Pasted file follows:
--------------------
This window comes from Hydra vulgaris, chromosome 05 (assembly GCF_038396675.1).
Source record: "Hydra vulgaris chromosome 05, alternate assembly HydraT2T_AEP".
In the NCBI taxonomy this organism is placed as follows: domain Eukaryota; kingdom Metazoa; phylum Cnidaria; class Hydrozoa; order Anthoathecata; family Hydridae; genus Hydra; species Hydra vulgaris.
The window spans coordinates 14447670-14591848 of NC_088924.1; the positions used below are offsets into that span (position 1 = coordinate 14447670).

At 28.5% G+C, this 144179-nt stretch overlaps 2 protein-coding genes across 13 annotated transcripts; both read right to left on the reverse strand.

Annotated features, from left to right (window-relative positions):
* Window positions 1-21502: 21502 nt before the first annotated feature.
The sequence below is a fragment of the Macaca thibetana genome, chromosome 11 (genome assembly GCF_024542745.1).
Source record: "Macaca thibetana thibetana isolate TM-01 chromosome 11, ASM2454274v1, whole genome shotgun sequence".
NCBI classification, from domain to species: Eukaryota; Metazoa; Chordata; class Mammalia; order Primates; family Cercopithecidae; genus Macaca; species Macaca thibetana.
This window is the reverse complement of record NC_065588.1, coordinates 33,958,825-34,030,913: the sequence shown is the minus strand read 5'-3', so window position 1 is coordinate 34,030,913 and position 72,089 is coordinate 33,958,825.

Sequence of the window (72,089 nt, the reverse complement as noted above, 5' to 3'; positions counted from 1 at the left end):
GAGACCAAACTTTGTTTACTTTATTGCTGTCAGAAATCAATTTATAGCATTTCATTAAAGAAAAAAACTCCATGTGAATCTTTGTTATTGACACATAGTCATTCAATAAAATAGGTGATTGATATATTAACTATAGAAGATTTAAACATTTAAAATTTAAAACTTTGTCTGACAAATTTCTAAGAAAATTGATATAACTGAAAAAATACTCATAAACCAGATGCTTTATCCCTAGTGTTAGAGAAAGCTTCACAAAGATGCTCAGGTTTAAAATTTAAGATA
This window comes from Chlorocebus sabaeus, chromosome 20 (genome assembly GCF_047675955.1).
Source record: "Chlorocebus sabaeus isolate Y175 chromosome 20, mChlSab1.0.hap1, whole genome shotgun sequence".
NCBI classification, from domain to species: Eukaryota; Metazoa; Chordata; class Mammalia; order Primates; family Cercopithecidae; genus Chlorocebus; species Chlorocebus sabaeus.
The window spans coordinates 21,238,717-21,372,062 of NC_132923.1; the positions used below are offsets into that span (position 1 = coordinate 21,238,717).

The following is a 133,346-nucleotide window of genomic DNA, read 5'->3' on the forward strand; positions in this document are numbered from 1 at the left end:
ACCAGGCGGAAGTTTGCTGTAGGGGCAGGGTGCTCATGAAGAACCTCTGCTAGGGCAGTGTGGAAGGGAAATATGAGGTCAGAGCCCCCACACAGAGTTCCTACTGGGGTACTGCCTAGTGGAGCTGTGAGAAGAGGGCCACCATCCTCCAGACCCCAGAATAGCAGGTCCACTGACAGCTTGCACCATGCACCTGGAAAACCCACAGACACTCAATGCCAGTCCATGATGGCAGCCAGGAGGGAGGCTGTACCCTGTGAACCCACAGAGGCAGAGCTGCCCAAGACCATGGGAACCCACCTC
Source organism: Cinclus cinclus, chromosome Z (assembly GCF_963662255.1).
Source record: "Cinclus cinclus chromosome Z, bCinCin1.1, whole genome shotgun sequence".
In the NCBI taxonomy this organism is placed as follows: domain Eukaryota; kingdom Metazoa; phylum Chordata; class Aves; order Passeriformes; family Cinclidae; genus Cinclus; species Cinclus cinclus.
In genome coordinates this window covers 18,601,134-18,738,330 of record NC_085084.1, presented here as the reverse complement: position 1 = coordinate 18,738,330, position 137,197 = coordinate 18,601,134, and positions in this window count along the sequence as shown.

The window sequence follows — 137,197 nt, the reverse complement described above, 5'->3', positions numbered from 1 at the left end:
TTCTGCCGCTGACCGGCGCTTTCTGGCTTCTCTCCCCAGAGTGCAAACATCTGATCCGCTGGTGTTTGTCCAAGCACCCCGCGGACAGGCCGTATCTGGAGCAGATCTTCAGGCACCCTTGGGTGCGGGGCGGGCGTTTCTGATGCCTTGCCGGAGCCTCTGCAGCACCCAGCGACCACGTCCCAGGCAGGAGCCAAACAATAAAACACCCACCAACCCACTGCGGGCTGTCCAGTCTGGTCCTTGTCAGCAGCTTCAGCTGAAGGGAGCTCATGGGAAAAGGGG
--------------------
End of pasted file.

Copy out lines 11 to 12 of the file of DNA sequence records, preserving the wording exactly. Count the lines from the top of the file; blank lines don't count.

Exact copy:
This window is the reverse complement of record NC_065588.1, coordinates 33,958,825-34,030,913: the sequence shown is the minus strand read 5'-3', so window position 1 is coordinate 34,030,913 and position 72,089 is coordinate 33,958,825.

Sequence of the window (72,089 nt, the reverse complement as noted above, 5' to 3'; positions counted from 1 at the left end):